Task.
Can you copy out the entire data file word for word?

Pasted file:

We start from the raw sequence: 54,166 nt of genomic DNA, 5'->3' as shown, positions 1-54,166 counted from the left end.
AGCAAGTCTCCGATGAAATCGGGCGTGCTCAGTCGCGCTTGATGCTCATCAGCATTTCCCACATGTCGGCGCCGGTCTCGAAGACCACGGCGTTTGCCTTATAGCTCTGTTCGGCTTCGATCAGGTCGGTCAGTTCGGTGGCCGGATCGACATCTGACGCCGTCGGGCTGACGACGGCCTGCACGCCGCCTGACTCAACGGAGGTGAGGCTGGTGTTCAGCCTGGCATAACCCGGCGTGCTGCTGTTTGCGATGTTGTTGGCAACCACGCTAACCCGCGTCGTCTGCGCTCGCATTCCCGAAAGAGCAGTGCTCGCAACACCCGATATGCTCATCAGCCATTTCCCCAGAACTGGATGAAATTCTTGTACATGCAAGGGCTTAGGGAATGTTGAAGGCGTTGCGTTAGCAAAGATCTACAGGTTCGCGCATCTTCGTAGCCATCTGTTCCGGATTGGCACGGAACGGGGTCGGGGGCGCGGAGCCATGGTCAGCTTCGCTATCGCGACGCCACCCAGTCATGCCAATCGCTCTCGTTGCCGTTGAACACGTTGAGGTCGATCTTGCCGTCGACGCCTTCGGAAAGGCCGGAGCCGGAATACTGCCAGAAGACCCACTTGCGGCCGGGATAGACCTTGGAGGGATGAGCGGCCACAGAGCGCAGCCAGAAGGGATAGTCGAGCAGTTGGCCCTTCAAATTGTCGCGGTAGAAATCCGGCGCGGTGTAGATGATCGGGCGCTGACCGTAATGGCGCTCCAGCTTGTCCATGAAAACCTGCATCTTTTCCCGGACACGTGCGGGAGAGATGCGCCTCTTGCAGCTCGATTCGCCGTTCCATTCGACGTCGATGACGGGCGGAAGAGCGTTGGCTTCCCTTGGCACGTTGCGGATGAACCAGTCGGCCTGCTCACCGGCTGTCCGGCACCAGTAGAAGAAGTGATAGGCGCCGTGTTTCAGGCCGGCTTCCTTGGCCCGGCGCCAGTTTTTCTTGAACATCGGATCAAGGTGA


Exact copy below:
We start from the raw sequence: 54,166 nt of genomic DNA, 5'->3' as shown, positions 1-54,166 counted from the left end.
AGCAAGTCTCCGATGAAATCGGGCGTGCTCAGTCGCGCTTGATGCTCATCAGCATTTCCCACATGTCGGCGCCGGTCTCGAAGACCACGGCGTTTGCCTTATAGCTCTGTTCGGCTTCGATCAGGTCGGTCAGTTCGGTGGCCGGATCGACATCTGACGCCGTCGGGCTGACGACGGCCTGCACGCCGCCTGACTCAACGGAGGTGAGGCTGGTGTTCAGCCTGGCATAACCCGGCGTGCTGCTGTTTGCGATGTTGTTGGCAACCACGCTAACCCGCGTCGTCTGCGCTCGCATTCCCGAAAGAGCAGTGCTCGCAACACCCGATATGCTCATCAGCCATTTCCCCAGAACTGGATGAAATTCTTGTACATGCAAGGGCTTAGGGAATGTTGAAGGCGTTGCGTTAGCAAAGATCTACAGGTTCGCGCATCTTCGTAGCCATCTGTTCCGGATTGGCACGGAACGGGGTCGGGGGCGCGGAGCCATGGTCAGCTTCGCTATCGCGACGCCACCCAGTCATGCCAATCGCTCTCGTTGCCGTTGAACACGTTGAGGTCGATCTTGCCGTCGACGCCTTCGGAAAGGCCGGAGCCGGAATACTGCCAGAAGACCCACTTGCGGCCGGGATAGACCTTGGAGGGATGAGCGGCCACAGAGCGCAGCCAGAAGGGATAGTCGAGCAGTTGGCCCTTCAAATTGTCGCGGTAGAAATCCGGCGCGGTGTAGATGATCGGGCGCTGACCGTAATGGCGCTCCAGCTTGTCCATGAAAACCTGCATCTTTTCCCGGACACGTGCGGGAGAGATGCGCCTCTTGCAGCTCGATTCGCCGTTCCATTCGACGTCGATGACGGGCGGAAGAGCGTTGGCTTCCCTTGGCACGTTGCGGATGAACCAGTCGGCCTGCTCACCGGCTGTCCGGCACCAGTAGAAGAAGTGATAGGCGCCGTGTTTCAGGCCGGCTTCCTTGGCCCGGCGCCAGTTTTTCTTGAACATCGGATCAAGGTGA